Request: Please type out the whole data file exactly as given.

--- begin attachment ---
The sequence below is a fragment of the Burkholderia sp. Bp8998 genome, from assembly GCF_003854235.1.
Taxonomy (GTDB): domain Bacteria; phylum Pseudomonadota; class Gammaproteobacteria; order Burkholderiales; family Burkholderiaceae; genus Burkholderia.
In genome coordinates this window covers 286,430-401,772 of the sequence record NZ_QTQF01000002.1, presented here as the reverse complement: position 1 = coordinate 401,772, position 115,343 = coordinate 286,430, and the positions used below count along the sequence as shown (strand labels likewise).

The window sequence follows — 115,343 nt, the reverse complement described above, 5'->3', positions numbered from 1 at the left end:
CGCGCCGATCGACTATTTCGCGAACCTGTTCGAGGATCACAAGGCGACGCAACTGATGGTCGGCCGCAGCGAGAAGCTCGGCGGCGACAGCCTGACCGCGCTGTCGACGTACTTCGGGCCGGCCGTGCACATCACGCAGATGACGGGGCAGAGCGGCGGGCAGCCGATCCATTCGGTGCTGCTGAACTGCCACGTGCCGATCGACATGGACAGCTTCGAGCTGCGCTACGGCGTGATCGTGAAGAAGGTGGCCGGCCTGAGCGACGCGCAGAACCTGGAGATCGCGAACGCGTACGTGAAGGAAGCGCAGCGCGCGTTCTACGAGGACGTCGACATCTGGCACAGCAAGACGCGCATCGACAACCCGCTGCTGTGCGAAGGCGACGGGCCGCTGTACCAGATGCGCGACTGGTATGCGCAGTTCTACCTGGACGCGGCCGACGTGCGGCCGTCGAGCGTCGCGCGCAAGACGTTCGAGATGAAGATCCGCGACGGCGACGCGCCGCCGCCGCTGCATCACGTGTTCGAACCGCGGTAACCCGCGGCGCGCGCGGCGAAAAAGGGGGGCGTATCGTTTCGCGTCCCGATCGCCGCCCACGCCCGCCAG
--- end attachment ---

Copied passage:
The sequence below is a fragment of the Burkholderia sp. Bp8998 genome, from assembly GCF_003854235.1.
Taxonomy (GTDB): domain Bacteria; phylum Pseudomonadota; class Gammaproteobacteria; order Burkholderiales; family Burkholderiaceae; genus Burkholderia.
In genome coordinates this window covers 286,430-401,772 of the sequence record NZ_QTQF01000002.1, presented here as the reverse complement: position 1 = coordinate 401,772, position 115,343 = coordinate 286,430, and the positions used below count along the sequence as shown (strand labels likewise).

The window sequence follows — 115,343 nt, the reverse complement described above, 5'->3', positions numbered from 1 at the left end:
CGCGCCGATCGACTATTTCGCGAACCTGTTCGAGGATCACAAGGCGACGCAACTGATGGTCGGCCGCAGCGAGAAGCTCGGCGGCGACAGCCTGACCGCGCTGTCGACGTACTTCGGGCCGGCCGTGCACATCACGCAGATGACGGGGCAGAGCGGCGGGCAGCCGATCCATTCGGTGCTGCTGAACTGCCACGTGCCGATCGACATGGACAGCTTCGAGCTGCGCTACGGCGTGATCGTGAAGAAGGTGGCCGGCCTGAGCGACGCGCAGAACCTGGAGATCGCGAACGCGTACGTGAAGGAAGCGCAGCGCGCGTTCTACGAGGACGTCGACATCTGGCACAGCAAGACGCGCATCGACAACCCGCTGCTGTGCGAAGGCGACGGGCCGCTGTACCAGATGCGCGACTGGTATGCGCAGTTCTACCTGGACGCGGCCGACGTGCGGCCGTCGAGCGTCGCGCGCAAGACGTTCGAGATGAAGATCCGCGACGGCGACGCGCCGCCGCCGCTGCATCACGTGTTCGAACCGCGGTAACCCGCGGCGCGCGCGGCGAAAAAGGGGGGCGTATCGTTTCGCGTCCCGATCGCCGCCCACGCCCGCCAG